Treatment: Correct the pH level in your tank. Using the appropriate pH buffer (sodium bicarbonate) to raise the pH is suggested. Acids not containing phosphorous may be used to reduce the pH, but partial water changes to bring your tank to neutral are recommended. Correct the levels slowly, using partial water changes. The rate of change must not exceed 0.3 pH units per day. Acute acidosis/alkalosis is commonly fatal, but a return to the normal level for the puffer is the only remedy.
is caused by a pH outside the tolerance of the fish. The level will
vary from species to species. Such levels are relative to the natural
habitat of the puffer.
Acidosis: Sudden drops in pH are usually due to a depleted buffering capacity. Slow decreases are normally the result of acidic byproducts of the nitrogen cycle. Carbon dioxide bubblers can also increase the pH by producing too much carbonic acid for the buffering capacity to handle.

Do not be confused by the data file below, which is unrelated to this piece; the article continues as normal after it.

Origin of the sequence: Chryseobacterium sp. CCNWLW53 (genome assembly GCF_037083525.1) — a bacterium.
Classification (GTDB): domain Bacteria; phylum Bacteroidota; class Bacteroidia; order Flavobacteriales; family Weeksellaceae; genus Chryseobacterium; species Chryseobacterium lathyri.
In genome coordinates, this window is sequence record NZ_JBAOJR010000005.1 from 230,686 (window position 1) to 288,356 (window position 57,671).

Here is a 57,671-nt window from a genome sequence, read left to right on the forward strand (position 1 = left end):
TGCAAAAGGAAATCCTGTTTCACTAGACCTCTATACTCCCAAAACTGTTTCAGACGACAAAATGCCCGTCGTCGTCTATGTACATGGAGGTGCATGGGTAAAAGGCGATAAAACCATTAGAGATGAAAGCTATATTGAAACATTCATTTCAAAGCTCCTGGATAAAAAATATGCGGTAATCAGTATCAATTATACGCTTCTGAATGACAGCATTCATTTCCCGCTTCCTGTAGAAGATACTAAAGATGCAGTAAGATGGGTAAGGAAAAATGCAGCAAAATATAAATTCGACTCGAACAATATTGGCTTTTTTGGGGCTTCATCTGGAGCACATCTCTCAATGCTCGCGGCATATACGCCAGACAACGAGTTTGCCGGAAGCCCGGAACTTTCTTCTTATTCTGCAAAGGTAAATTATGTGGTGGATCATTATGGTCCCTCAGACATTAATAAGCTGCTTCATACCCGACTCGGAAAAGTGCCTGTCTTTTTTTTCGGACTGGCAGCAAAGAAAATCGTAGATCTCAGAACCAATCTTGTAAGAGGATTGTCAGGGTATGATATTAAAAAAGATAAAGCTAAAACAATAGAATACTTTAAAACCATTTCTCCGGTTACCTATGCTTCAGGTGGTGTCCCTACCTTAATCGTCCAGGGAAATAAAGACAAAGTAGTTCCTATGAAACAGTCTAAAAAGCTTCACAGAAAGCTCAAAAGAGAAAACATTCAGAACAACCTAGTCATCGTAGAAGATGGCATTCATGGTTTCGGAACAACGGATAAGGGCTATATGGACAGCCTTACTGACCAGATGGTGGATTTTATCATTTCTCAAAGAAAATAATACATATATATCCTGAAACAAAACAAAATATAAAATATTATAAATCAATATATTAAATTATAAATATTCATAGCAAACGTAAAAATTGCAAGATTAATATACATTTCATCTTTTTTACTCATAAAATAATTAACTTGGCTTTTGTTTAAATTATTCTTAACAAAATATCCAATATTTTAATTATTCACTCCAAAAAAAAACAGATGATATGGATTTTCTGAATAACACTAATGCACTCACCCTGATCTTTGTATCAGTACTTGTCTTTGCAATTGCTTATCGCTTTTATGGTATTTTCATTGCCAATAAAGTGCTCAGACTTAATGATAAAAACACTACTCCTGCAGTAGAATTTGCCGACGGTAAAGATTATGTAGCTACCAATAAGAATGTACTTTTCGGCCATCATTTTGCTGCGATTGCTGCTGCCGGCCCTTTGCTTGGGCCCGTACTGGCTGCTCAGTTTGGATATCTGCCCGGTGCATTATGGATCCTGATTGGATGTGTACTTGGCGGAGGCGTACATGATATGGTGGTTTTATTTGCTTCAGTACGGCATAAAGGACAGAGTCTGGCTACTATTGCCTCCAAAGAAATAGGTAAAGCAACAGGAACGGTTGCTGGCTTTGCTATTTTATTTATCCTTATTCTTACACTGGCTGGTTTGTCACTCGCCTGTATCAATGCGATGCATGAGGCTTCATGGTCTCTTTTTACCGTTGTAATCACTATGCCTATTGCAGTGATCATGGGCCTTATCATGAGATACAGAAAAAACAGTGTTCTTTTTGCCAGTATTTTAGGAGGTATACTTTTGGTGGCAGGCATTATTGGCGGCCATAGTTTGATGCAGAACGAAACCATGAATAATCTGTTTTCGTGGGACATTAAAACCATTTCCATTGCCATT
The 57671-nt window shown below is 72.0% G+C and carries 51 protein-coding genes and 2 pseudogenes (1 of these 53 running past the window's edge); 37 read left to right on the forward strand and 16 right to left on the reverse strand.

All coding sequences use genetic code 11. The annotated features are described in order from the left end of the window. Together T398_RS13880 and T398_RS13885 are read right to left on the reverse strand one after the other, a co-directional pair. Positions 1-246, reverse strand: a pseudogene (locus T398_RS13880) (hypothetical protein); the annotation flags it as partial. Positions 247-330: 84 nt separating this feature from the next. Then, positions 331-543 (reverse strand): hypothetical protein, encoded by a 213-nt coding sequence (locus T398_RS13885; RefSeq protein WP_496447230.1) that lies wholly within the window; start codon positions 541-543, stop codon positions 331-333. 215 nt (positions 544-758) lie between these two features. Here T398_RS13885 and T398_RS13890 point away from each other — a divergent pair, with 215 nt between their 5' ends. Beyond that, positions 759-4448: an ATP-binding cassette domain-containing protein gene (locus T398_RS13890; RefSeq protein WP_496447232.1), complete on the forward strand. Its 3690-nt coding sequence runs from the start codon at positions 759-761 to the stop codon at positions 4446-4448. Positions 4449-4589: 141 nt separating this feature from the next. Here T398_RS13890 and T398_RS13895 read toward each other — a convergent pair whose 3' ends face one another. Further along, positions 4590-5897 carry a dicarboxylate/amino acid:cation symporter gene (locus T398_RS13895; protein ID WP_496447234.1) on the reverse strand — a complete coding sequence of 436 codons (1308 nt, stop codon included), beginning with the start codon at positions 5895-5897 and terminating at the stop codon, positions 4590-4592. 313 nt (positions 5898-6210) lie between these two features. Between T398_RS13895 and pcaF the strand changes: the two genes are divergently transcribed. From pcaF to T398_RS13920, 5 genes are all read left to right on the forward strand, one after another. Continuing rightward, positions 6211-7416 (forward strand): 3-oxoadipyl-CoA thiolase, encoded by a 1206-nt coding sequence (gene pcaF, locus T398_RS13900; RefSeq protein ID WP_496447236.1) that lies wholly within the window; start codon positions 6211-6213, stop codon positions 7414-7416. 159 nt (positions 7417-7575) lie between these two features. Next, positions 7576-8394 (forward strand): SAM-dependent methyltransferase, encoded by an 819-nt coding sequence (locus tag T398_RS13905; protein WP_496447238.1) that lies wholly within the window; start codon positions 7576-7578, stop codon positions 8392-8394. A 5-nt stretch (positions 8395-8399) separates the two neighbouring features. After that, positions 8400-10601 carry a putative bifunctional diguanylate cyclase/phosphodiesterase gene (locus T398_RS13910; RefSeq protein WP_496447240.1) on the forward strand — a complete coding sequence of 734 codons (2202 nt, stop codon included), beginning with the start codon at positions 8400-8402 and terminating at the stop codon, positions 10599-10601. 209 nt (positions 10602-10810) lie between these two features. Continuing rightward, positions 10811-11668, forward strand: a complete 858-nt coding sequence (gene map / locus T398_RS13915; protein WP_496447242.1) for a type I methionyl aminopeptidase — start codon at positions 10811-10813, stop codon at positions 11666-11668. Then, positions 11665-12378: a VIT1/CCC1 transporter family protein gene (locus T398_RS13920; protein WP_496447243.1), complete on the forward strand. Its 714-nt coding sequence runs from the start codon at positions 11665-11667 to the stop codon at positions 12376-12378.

Alkalosis: While most pufferfish tend to prefer alkaline conditions, extremely alkaline conditions are problematic. This is usually seen at a pH level of 10-11. Acute alkalosis is only seen where puffers are moved from one tank to another of drastically different pH level, or adding too much alkaline pH adjusters. Chronic alkalosis can be caused by neglect of ignorance, as evaporated water is replaced by mineral-rich water. Soluble minerals seeping into the water from tank decor may also contribute to alkalosis.
pH Shock: In extreme cases where fish are put into new, improperly matched water conditions, it may simply sink to the bottom, listless. It may land sideways, or even upside-down. More commonly, no signs are seen until 18-24 hours later, which is terminal. This is when your new puff is found dead the next "lights on" in your tank.
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